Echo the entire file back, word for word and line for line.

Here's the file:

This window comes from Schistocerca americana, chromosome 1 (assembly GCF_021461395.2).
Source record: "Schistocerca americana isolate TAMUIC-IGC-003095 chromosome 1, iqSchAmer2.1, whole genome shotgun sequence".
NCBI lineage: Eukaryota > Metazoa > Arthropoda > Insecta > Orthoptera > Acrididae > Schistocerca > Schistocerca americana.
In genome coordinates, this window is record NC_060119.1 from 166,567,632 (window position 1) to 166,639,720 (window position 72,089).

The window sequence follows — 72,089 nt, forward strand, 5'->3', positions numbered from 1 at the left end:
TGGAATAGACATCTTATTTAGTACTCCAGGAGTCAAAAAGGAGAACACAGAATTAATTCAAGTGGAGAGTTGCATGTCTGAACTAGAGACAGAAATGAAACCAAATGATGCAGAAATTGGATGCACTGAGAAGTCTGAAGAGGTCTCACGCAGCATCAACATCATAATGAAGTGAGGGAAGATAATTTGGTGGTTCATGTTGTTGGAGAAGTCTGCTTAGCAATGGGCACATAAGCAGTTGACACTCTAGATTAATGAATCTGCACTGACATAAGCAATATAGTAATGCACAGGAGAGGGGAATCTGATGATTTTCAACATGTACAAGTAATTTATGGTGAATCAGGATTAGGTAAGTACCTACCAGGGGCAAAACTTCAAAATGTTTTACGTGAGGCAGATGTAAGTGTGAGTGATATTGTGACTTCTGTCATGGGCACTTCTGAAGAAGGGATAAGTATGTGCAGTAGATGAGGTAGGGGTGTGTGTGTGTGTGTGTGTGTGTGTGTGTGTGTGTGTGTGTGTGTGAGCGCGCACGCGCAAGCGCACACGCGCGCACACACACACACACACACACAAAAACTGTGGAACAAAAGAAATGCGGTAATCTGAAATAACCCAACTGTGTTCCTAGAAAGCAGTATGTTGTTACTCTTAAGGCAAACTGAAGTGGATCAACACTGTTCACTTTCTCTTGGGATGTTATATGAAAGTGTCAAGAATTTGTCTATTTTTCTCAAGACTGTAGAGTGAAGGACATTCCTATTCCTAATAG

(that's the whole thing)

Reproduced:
This window comes from Schistocerca americana, chromosome 1 (assembly GCF_021461395.2).
Source record: "Schistocerca americana isolate TAMUIC-IGC-003095 chromosome 1, iqSchAmer2.1, whole genome shotgun sequence".
NCBI lineage: Eukaryota > Metazoa > Arthropoda > Insecta > Orthoptera > Acrididae > Schistocerca > Schistocerca americana.
In genome coordinates, this window is record NC_060119.1 from 166,567,632 (window position 1) to 166,639,720 (window position 72,089).

The window sequence follows — 72,089 nt, forward strand, 5'->3', positions numbered from 1 at the left end:
TGGAATAGACATCTTATTTAGTACTCCAGGAGTCAAAAAGGAGAACACAGAATTAATTCAAGTGGAGAGTTGCATGTCTGAACTAGAGACAGAAATGAAACCAAATGATGCAGAAATTGGATGCACTGAGAAGTCTGAAGAGGTCTCACGCAGCATCAACATCATAATGAAGTGAGGGAAGATAATTTGGTGGTTCATGTTGTTGGAGAAGTCTGCTTAGCAATGGGCACATAAGCAGTTGACACTCTAGATTAATGAATCTGCACTGACATAAGCAATATAGTAATGCACAGGAGAGGGGAATCTGATGATTTTCAACATGTACAAGTAATTTATGGTGAATCAGGATTAGGTAAGTACCTACCAGGGGCAAAACTTCAAAATGTTTTACGTGAGGCAGATGTAAGTGTGAGTGATATTGTGACTTCTGTCATGGGCACTTCTGAAGAAGGGATAAGTATGTGCAGTAGATGAGGTAGGGGTGTGTGTGTGTGTGTGTGTGTGTGTGTGTGTGTGTGTGTGTGTGTGAGCGCGCACGCGCAAGCGCACACGCGCGCACACACACACACACACACACAAAAACTGTGGAACAAAAGAAATGCGGTAATCTGAAATAACCCAACTGTGTTCCTAGAAAGCAGTATGTTGTTACTCTTAAGGCAAACTGAAGTGGATCAACACTGTTCACTTTCTCTTGGGATGTTATATGAAAGTGTCAAGAATTTGTCTATTTTTCTCAAGACTGTAGAGTGAAGGACATTCCTATTCCTAATAG